User Reviews (2)

Add a Review

  • politic198314 October 2014
    Warning: Spoilers
    'Free Fall' is the latest work from writer-director duo György Pálfi and Zsófia Ruttkay, whose previous works include 'Hukkle' and 'Taxidermia', two films that will make you think that all Hungarians are weird and enjoy pig semen.

    The premise for this was one that I liked: With someone jumping from the roof of a block of flats, a short tale of the happenings in a flat from each floor is subsequently told about the weird lives that live above and below the ceiling. All packaged in a soundtrack by Amon Tobin.

    'Free Fall', therefore, is more like a sketch show, with all the characters held together by a connecting theme: the building they live in, reminding very much of Sean Lock's '15 Storeys High'. All the shorts are filmed in a different style, but all are dark comedies, though some are more on the dark and less on the comedy.

    What follows is group meditation, naked people at choir practice, uber safe sex, a US sit-com threesome, forced re-birth, among others, with no explanation for each offered. Some work, others less so, with the changing of styles creating a switching from comedy, to confusion, to what?!, back to comedy, oh a penis, etc. This creates an uneven watch, but keeps you interested at least as to what might come next...oh, I wish I hadn't seen that!

    The highlight for me is perhaps the opening credits - not a great compliment, but better than saying the highlight was the end - with its brash Amon Tobin soundtrack and grainy footage, like some sort of electro-punk music video. The changing of style throughout shows some versatility from the two directors, like the opposite styles of 'Hukkle' and 'Taxidermia' previously.

    'Free fall' is good, but not great, too inconsistent to be a thoroughly entertaining watch throughout. It wasn't quite what I expected - I expected an episode of '15 Storeys High' - but that's 'Free Fall's' strength: surprise, delivering the unexpected and the changing emotions that come with it; up and down like a lift in a block of flats.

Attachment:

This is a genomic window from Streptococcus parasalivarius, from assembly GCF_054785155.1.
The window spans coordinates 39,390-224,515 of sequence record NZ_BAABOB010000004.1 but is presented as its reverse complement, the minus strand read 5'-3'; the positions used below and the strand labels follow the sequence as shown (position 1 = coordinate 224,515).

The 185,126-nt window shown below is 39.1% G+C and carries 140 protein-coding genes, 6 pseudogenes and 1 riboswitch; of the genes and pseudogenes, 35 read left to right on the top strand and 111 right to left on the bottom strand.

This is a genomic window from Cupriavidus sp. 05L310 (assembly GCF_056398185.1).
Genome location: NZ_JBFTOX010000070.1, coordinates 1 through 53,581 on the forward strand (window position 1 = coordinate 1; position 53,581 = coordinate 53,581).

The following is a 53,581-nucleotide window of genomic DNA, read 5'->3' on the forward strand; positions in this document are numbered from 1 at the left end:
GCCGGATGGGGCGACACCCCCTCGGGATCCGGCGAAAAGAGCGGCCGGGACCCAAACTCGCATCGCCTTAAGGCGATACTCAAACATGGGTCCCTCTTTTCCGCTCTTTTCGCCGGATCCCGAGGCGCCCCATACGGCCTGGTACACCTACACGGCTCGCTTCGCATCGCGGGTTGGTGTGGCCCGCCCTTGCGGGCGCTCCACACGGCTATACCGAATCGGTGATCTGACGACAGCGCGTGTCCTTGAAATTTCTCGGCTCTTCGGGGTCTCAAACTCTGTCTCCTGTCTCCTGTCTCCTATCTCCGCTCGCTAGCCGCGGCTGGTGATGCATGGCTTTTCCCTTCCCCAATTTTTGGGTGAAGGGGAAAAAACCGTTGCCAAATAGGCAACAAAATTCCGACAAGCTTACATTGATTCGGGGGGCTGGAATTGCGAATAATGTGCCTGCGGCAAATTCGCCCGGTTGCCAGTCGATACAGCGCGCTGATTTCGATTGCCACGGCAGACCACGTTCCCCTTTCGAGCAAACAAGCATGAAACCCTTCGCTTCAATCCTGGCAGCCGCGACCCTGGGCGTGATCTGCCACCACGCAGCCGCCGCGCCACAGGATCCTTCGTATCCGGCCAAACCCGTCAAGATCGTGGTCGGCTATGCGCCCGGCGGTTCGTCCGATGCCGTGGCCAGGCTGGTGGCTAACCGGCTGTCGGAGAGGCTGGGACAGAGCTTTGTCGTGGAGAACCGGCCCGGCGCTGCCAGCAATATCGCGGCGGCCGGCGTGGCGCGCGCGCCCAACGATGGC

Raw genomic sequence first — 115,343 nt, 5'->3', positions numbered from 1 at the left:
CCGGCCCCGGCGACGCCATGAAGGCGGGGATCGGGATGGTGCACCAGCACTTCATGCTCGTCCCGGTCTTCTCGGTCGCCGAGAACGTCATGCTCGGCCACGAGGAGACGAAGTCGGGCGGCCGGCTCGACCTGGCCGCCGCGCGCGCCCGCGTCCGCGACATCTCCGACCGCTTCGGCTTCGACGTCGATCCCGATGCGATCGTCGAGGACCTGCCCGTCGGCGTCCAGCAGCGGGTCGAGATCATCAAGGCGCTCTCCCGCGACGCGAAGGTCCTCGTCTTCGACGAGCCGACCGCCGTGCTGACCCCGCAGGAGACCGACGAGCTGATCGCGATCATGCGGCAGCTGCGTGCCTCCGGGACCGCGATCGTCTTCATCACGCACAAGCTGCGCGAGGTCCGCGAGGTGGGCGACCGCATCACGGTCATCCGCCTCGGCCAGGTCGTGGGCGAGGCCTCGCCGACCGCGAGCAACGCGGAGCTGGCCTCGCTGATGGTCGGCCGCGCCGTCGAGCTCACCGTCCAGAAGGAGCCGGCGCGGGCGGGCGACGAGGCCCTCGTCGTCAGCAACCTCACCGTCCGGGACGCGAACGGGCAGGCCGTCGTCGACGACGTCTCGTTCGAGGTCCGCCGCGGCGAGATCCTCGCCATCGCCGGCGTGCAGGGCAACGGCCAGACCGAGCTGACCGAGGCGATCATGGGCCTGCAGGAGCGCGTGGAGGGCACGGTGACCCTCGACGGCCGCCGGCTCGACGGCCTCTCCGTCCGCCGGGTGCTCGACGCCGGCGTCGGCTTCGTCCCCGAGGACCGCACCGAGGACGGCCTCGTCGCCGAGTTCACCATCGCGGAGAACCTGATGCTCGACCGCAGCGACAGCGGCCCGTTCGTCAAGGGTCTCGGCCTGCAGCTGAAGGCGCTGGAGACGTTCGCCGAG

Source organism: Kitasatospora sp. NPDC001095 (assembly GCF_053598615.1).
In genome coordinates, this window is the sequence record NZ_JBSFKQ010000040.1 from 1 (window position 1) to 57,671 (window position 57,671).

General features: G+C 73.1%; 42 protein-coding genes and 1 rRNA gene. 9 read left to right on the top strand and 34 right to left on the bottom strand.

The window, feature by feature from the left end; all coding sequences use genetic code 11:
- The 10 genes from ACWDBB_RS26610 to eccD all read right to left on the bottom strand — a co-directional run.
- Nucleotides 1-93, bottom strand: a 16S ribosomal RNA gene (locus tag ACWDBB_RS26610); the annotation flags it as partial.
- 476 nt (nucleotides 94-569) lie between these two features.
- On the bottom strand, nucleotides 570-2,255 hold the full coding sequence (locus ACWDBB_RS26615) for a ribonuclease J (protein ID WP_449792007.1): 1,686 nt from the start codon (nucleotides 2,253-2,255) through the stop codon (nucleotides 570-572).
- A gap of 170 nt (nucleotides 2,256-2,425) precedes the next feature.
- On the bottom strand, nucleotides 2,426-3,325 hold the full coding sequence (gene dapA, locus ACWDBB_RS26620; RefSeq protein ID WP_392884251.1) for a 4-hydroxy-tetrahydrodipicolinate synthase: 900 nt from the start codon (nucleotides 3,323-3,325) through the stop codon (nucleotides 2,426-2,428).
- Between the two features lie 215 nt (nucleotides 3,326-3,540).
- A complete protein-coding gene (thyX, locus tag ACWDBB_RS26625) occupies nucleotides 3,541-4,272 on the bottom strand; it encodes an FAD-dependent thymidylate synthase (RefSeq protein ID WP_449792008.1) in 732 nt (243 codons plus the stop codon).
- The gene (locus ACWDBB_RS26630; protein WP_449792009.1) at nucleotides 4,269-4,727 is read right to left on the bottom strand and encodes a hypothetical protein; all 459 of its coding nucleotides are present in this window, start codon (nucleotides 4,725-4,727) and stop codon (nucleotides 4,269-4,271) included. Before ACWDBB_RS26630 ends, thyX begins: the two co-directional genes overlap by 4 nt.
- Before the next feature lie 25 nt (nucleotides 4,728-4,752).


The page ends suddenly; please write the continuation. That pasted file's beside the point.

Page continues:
• Warning: Spoilers
    Falling is an interesting movie. It didn't get much of an international release on home video or in the cinema, and I had great difficulty tracking down a copy. I was initially surprised at this because György Pálfi broke out into the international market with movies like Taxidermia, Hukkle and Final Cut: Ladies and Gentlemen (this last one is particularly excellent) and I would have expected he had enough of a brand to secure an international release even if the movie was a misstep. As it turns out, one of the episodes in the film, I'll term it the dcotor's appointment episode, is so brutal and vile, that it's not hard to understand how it didn't get released outside of the festival circuit. It's not just that the scene is miserable, it's more the lack of an obvious message to redeem it. The movie's overall message seems to be about cultural degeneracy and newly emergent selfishness, generally these seem to be fresh messages, although the elderly couple who talk past each other seem to be less au courant.

    Palfi is not alone in thinking that society is undergoing a fall from grace, I guess the other famous Hungarian director with the same message is Béla Tarr (very different approaches!). I agree with the message, I think my generation broadly rejected every value that their parents had, and through the baby out with the bath water. Generally people have chosen to use their new freedoms (sexual, religious etc) to destroy themselves.